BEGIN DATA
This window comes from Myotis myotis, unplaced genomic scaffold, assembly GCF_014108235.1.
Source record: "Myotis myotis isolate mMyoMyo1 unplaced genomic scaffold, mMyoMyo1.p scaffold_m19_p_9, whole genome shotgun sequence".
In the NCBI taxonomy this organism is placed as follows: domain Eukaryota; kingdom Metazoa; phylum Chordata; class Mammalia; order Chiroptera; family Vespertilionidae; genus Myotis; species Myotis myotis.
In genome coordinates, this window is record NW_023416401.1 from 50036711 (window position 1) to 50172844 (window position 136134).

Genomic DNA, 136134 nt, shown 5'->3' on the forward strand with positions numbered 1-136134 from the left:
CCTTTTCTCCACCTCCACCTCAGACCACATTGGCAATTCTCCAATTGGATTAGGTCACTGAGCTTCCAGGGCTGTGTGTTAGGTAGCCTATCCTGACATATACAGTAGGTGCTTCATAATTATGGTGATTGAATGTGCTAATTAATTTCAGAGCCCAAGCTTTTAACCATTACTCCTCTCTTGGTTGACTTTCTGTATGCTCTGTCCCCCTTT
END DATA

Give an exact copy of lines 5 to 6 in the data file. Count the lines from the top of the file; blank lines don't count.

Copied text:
Genomic DNA, 136134 nt, shown 5'->3' on the forward strand with positions numbered 1-136134 from the left:
CCTTTTCTCCACCTCCACCTCAGACCACATTGGCAATTCTCCAATTGGATTAGGTCACTGAGCTTCCAGGGCTGTGTGTTAGGTAGCCTATCCTGACATATACAGTAGGTGCTTCATAATTATGGTGATTGAATGTGCTAATTAATTTCAGAGCCCAAGCTTTTAACCATTACTCCTCTCTTGGTTGACTTTCTGTATGCTCTGTCCCCCTTT